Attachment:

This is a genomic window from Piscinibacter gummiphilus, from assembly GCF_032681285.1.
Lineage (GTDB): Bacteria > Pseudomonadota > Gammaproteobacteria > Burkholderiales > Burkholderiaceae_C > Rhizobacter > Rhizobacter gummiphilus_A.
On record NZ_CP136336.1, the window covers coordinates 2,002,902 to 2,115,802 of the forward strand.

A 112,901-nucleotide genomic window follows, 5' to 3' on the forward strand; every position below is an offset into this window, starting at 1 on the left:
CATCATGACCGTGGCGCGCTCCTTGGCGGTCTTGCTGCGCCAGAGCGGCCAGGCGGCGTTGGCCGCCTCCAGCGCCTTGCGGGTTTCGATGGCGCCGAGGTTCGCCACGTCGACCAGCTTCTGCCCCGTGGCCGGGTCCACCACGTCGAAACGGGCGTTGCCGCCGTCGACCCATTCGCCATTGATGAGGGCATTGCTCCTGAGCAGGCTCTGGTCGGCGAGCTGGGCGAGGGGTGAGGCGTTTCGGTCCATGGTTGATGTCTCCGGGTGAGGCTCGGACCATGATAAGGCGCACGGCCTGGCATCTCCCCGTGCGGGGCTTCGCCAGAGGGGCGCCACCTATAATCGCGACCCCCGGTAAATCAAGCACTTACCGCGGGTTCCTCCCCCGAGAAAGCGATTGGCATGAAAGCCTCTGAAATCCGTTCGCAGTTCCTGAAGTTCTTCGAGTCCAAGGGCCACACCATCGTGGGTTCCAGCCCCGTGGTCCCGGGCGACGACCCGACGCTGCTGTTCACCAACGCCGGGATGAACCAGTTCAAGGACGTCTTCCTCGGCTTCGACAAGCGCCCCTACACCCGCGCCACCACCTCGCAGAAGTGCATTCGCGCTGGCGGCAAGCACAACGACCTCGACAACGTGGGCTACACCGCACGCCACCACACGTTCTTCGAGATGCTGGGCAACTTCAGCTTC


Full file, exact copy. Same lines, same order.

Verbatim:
This is a genomic window from Piscinibacter gummiphilus, from assembly GCF_032681285.1.
Lineage (GTDB): Bacteria > Pseudomonadota > Gammaproteobacteria > Burkholderiales > Burkholderiaceae_C > Rhizobacter > Rhizobacter gummiphilus_A.
On record NZ_CP136336.1, the window covers coordinates 2,002,902 to 2,115,802 of the forward strand.

A 112,901-nucleotide genomic window follows, 5' to 3' on the forward strand; every position below is an offset into this window, starting at 1 on the left:
CATCATGACCGTGGCGCGCTCCTTGGCGGTCTTGCTGCGCCAGAGCGGCCAGGCGGCGTTGGCCGCCTCCAGCGCCTTGCGGGTTTCGATGGCGCCGAGGTTCGCCACGTCGACCAGCTTCTGCCCCGTGGCCGGGTCCACCACGTCGAAACGGGCGTTGCCGCCGTCGACCCATTCGCCATTGATGAGGGCATTGCTCCTGAGCAGGCTCTGGTCGGCGAGCTGGGCGAGGGGTGAGGCGTTTCGGTCCATGGTTGATGTCTCCGGGTGAGGCTCGGACCATGATAAGGCGCACGGCCTGGCATCTCCCCGTGCGGGGCTTCGCCAGAGGGGCGCCACCTATAATCGCGACCCCCGGTAAATCAAGCACTTACCGCGGGTTCCTCCCCCGAGAAAGCGATTGGCATGAAAGCCTCTGAAATCCGTTCGCAGTTCCTGAAGTTCTTCGAGTCCAAGGGCCACACCATCGTGGGTTCCAGCCCCGTGGTCCCGGGCGACGACCCGACGCTGCTGTTCACCAACGCCGGGATGAACCAGTTCAAGGACGTCTTCCTCGGCTTCGACAAGCGCCCCTACACCCGCGCCACCACCTCGCAGAAGTGCATTCGCGCTGGCGGCAAGCACAACGACCTCGACAACGTGGGCTACACCGCACGCCACCACACGTTCTTCGAGATGCTGGGCAACTTCAGCTTC